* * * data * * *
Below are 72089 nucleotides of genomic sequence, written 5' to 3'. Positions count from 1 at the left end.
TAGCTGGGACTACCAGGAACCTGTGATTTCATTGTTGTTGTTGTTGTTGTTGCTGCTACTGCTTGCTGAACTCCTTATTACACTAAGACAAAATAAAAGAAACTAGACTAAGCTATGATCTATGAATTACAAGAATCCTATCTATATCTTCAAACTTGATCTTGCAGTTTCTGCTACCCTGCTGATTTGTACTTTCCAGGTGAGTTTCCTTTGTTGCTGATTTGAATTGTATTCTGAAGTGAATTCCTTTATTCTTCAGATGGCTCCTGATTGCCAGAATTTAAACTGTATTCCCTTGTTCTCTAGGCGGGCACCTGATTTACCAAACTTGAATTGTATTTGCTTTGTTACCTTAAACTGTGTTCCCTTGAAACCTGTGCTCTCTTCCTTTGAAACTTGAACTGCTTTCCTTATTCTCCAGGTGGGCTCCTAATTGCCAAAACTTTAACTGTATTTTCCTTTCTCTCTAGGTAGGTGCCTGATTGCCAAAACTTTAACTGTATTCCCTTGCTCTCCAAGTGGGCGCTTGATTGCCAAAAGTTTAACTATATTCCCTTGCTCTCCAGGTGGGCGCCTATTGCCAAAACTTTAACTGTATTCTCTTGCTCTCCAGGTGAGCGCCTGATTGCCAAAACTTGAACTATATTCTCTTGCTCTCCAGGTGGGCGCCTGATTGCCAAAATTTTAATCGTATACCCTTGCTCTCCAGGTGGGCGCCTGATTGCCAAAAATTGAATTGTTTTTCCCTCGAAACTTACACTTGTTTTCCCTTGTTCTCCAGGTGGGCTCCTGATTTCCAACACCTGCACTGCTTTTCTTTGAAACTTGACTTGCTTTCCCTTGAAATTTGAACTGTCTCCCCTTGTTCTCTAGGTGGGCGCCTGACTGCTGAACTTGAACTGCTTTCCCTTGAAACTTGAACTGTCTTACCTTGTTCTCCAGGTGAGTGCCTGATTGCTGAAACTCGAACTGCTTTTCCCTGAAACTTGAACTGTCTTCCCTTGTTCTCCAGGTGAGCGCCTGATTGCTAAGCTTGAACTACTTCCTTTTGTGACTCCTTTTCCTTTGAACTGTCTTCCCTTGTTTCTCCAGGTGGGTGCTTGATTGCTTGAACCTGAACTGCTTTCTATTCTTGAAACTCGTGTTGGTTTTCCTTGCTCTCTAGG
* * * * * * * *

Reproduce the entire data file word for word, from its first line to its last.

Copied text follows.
Below are 72089 nucleotides of genomic sequence, written 5' to 3'. Positions count from 1 at the left end.
TAGCTGGGACTACCAGGAACCTGTGATTTCATTGTTGTTGTTGTTGTTGTTGCTGCTACTGCTTGCTGAACTCCTTATTACACTAAGACAAAATAAAAGAAACTAGACTAAGCTATGATCTATGAATTACAAGAATCCTATCTATATCTTCAAACTTGATCTTGCAGTTTCTGCTACCCTGCTGATTTGTACTTTCCAGGTGAGTTTCCTTTGTTGCTGATTTGAATTGTATTCTGAAGTGAATTCCTTTATTCTTCAGATGGCTCCTGATTGCCAGAATTTAAACTGTATTCCCTTGTTCTCTAGGCGGGCACCTGATTTACCAAACTTGAATTGTATTTGCTTTGTTACCTTAAACTGTGTTCCCTTGAAACCTGTGCTCTCTTCCTTTGAAACTTGAACTGCTTTCCTTATTCTCCAGGTGGGCTCCTAATTGCCAAAACTTTAACTGTATTTTCCTTTCTCTCTAGGTAGGTGCCTGATTGCCAAAACTTTAACTGTATTCCCTTGCTCTCCAAGTGGGCGCTTGATTGCCAAAAGTTTAACTATATTCCCTTGCTCTCCAGGTGGGCGCCTATTGCCAAAACTTTAACTGTATTCTCTTGCTCTCCAGGTGAGCGCCTGATTGCCAAAACTTGAACTATATTCTCTTGCTCTCCAGGTGGGCGCCTGATTGCCAAAATTTTAATCGTATACCCTTGCTCTCCAGGTGGGCGCCTGATTGCCAAAAATTGAATTGTTTTTCCCTCGAAACTTACACTTGTTTTCCCTTGTTCTCCAGGTGGGCTCCTGATTTCCAACACCTGCACTGCTTTTCTTTGAAACTTGACTTGCTTTCCCTTGAAATTTGAACTGTCTCCCCTTGTTCTCTAGGTGGGCGCCTGACTGCTGAACTTGAACTGCTTTCCCTTGAAACTTGAACTGTCTTACCTTGTTCTCCAGGTGAGTGCCTGATTGCTGAAACTCGAACTGCTTTTCCCTGAAACTTGAACTGTCTTCCCTTGTTCTCCAGGTGAGCGCCTGATTGCTAAGCTTGAACTACTTCCTTTTGTGACTCCTTTTCCTTTGAACTGTCTTCCCTTGTTTCTCCAGGTGGGTGCTTGATTGCTTGAACCTGAACTGCTTTCTATTCTTGAAACTCGTGTTGGTTTTCCTTGCTCTCTAGG